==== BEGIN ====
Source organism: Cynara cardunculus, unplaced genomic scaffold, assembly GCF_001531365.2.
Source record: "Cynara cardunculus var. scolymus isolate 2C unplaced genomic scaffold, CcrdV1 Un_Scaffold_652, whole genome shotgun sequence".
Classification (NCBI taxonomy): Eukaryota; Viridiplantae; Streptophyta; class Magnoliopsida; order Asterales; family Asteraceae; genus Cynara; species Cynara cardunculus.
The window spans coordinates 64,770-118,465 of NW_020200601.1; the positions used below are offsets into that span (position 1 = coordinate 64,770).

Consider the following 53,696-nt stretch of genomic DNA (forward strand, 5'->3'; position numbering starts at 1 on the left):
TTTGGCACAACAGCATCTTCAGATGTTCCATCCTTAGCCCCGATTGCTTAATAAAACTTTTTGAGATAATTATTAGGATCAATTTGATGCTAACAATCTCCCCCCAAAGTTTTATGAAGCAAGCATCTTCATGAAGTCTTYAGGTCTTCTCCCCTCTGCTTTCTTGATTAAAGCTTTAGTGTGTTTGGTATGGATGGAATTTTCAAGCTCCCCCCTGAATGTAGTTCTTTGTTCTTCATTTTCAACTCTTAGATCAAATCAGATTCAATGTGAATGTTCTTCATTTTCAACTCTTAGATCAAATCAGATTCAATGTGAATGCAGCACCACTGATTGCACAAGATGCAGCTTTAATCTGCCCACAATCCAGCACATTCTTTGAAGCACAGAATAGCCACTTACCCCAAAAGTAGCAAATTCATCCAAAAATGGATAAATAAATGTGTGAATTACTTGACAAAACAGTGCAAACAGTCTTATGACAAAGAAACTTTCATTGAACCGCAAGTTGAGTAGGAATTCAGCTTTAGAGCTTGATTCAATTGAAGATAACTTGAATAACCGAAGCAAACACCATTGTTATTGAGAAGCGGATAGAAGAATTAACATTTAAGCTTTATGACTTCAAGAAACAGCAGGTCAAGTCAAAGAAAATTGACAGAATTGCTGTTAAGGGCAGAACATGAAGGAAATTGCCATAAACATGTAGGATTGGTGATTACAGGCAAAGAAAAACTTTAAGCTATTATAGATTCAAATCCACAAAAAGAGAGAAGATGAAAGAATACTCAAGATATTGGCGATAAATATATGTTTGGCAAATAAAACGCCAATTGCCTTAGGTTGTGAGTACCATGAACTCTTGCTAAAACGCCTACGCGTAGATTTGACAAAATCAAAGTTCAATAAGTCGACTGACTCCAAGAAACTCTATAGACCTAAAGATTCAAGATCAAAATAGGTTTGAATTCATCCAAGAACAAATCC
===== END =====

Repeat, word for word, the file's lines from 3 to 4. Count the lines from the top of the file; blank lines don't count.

Classification (NCBI taxonomy): Eukaryota; Viridiplantae; Streptophyta; class Magnoliopsida; order Asterales; family Asteraceae; genus Cynara; species Cynara cardunculus.
The window spans coordinates 64,770-118,465 of NW_020200601.1; the positions used below are offsets into that span (position 1 = coordinate 64,770).